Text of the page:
One of the big players moving into the market is John Deere (www.deere.com/cce/golfturf/html/jdapp3/03jdapp5.htm), which has a line of products for golf course maintenance and in September bought Player Systems Corp. of Charlestown, Mass. Player Systems calls its GPS system Skylinks and serves 30 courses, though none in Florida.
"It's information technology and it's a business tool for courses," said Richard Beckman, director of sales and marketing and one of Player Systems' co-founders. "It's not a gadget."
Beckman said some courses see GPS systems only for yardage measurement. "It takes time to learn what these systems can do. There's a lot more meat to this than meets the eye."
For example, in addition to the distance measurement and course management, Skylinks allows courses to customize and control water, fertilizer and pesticide use, Beckman said.
But the technology is not for everyone, and many courses have not taken the plunge.
"The problem is that they're still relatively expensive" for courses to use, said James B. Singerling, executive vice president of the Club Managers Association of America.
ParView charges a course $4,500 a month for a five-year lease of 80 carts equipped with black-and-white displays. It soon will offer a color version that for the same lease will cost $6,000 a month, Chessler said.
At some courses, part of the cost is passed along to golfers. At Bobby Jones, cart rental has increased by $1, to $11.75, since the system was introduced; carts that don't have the system are $10.75. Innisbrook has not increased its cart rental fees.
ParView and the courses also sell ads for display on the system, splitting the revenue. Chessler says golfers are an affluent and attractive market for advertisers, and he expects advertising space to be at a premium. Among its advertisers, ParView signed a deal with Citibank to promote its Jack Nicklaus Visa card.
Ad space costs $200 to $400 a month for one course. Ads can occupy the entire 8.5- by 11-inch screen or take up only a 3- by 5-inch section. For example, an advertiser can "sponsor" a full hole, getting two small ads and one full-screen shot. The first ad would appear after the cart leaves the tee area, the second about 200 yards from the green and the third about 50 yards from the green. ParView estimates that ads are displayed for about 15 minutes at each hole.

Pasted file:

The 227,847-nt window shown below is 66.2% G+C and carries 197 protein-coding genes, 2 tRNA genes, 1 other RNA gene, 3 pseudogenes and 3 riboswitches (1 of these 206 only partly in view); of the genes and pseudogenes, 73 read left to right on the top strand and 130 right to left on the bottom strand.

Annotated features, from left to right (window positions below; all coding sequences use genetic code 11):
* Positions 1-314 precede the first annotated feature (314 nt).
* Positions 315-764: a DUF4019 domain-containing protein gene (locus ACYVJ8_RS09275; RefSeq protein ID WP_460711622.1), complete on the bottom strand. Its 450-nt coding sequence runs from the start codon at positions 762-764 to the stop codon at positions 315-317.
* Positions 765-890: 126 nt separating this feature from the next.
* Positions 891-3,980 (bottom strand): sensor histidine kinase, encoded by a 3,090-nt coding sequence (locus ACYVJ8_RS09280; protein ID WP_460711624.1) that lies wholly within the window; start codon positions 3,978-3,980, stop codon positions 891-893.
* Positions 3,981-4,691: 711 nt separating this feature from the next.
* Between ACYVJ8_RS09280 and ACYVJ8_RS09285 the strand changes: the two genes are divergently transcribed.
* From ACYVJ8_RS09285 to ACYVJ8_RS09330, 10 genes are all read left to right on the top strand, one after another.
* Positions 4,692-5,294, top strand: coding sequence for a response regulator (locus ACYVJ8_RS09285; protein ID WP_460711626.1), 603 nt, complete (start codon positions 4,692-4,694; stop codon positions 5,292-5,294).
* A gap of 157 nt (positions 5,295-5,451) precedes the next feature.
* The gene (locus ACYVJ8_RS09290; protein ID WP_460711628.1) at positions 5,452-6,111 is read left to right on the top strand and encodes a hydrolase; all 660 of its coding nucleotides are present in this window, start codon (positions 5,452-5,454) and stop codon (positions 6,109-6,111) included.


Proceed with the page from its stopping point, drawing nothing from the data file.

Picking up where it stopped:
Beckman would not say what Player Systems charges for its systems, though he described it as being on the high end of the market and comparable to ParView. He also said the system may not be for every course.
"These are expensive systems," he said. "We fit best with clients who want to squeeze the most out of their investment."
Some courses have little interest in the system if most of their members play regularly and don't need electronic guidance on familiar territory, said Singerling of the course managers association.
Singerling says GPS systems have other possibilities. For example, they could be used as security devices in gated communities that have golf courses. When delivery trucks and other vehicles enter the communities, a device could be put on the vehicle, then tracked from a guardhouse. If the vehicle didn't go where it was supposed to, Singerling said, the guards could react.
Chessler says security is an area that his company is exploring, working on a system that would cut power to a cart someone might try to take off a course.
Both Chessler and Beckman said a key goal for their companies is customer service.
ParView, for example, does a remote computer check of all courses' carts every night and calls the courses the next day to report if any systems are down.
Chessler says business has been so good he hasn't had much time for golf.
"I used to be a good golfer before I started this thing," he said.